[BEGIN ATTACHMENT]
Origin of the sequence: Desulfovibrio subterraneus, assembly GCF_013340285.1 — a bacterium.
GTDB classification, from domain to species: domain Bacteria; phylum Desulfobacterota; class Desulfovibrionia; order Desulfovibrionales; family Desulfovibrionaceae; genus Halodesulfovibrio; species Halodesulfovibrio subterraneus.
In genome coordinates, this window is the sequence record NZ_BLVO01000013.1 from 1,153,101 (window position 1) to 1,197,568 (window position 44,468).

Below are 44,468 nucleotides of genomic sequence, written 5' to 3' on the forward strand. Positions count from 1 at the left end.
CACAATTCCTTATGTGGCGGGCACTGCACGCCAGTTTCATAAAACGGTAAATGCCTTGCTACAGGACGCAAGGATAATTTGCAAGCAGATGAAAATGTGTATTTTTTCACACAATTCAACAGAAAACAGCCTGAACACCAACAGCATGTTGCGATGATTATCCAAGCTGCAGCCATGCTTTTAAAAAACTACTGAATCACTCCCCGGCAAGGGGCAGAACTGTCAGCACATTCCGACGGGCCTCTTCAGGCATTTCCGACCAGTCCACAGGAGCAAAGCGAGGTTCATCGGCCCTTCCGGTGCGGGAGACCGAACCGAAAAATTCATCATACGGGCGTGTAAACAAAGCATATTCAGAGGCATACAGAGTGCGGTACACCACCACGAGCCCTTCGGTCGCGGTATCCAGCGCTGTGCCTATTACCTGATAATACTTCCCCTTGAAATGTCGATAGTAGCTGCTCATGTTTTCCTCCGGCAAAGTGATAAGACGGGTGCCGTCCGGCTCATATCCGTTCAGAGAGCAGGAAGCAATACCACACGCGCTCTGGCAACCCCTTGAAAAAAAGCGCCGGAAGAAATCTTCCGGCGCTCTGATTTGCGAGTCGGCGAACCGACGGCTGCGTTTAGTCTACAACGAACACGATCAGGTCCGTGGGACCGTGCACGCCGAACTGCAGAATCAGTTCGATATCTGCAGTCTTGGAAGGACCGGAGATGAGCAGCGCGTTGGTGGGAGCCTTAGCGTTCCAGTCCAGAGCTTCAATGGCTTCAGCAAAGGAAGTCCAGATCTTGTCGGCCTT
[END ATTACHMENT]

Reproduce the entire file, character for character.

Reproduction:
Origin of the sequence: Desulfovibrio subterraneus, assembly GCF_013340285.1 — a bacterium.
GTDB classification, from domain to species: domain Bacteria; phylum Desulfobacterota; class Desulfovibrionia; order Desulfovibrionales; family Desulfovibrionaceae; genus Halodesulfovibrio; species Halodesulfovibrio subterraneus.
In genome coordinates, this window is the sequence record NZ_BLVO01000013.1 from 1,153,101 (window position 1) to 1,197,568 (window position 44,468).

Below are 44,468 nucleotides of genomic sequence, written 5' to 3' on the forward strand. Positions count from 1 at the left end.
CACAATTCCTTATGTGGCGGGCACTGCACGCCAGTTTCATAAAACGGTAAATGCCTTGCTACAGGACGCAAGGATAATTTGCAAGCAGATGAAAATGTGTATTTTTTCACACAATTCAACAGAAAACAGCCTGAACACCAACAGCATGTTGCGATGATTATCCAAGCTGCAGCCATGCTTTTAAAAAACTACTGAATCACTCCCCGGCAAGGGGCAGAACTGTCAGCACATTCCGACGGGCCTCTTCAGGCATTTCCGACCAGTCCACAGGAGCAAAGCGAGGTTCATCGGCCCTTCCGGTGCGGGAGACCGAACCGAAAAATTCATCATACGGGCGTGTAAACAAAGCATATTCAGAGGCATACAGAGTGCGGTACACCACCACGAGCCCTTCGGTCGCGGTATCCAGCGCTGTGCCTATTACCTGATAATACTTCCCCTTGAAATGTCGATAGTAGCTGCTCATGTTTTCCTCCGGCAAAGTGATAAGACGGGTGCCGTCCGGCTCATATCCGTTCAGAGAGCAGGAAGCAATACCACACGCGCTCTGGCAACCCCTTGAAAAAAAGCGCCGGAAGAAATCTTCCGGCGCTCTGATTTGCGAGTCGGCGAACCGACGGCTGCGTTTAGTCTACAACGAACACGATCAGGTCCGTGGGACCGTGCACGCCGAACTGCAGAATCAGTTCGATATCTGCAGTCTTGGAAGGACCGGAGATGAGCAGCGCGTTGGTGGGAGCCTTAGCGTTCCAGTCCAGAGCTTCAATGGCTTCAGCAAAGGAAGTCCAGATCTTGTCGGCCTT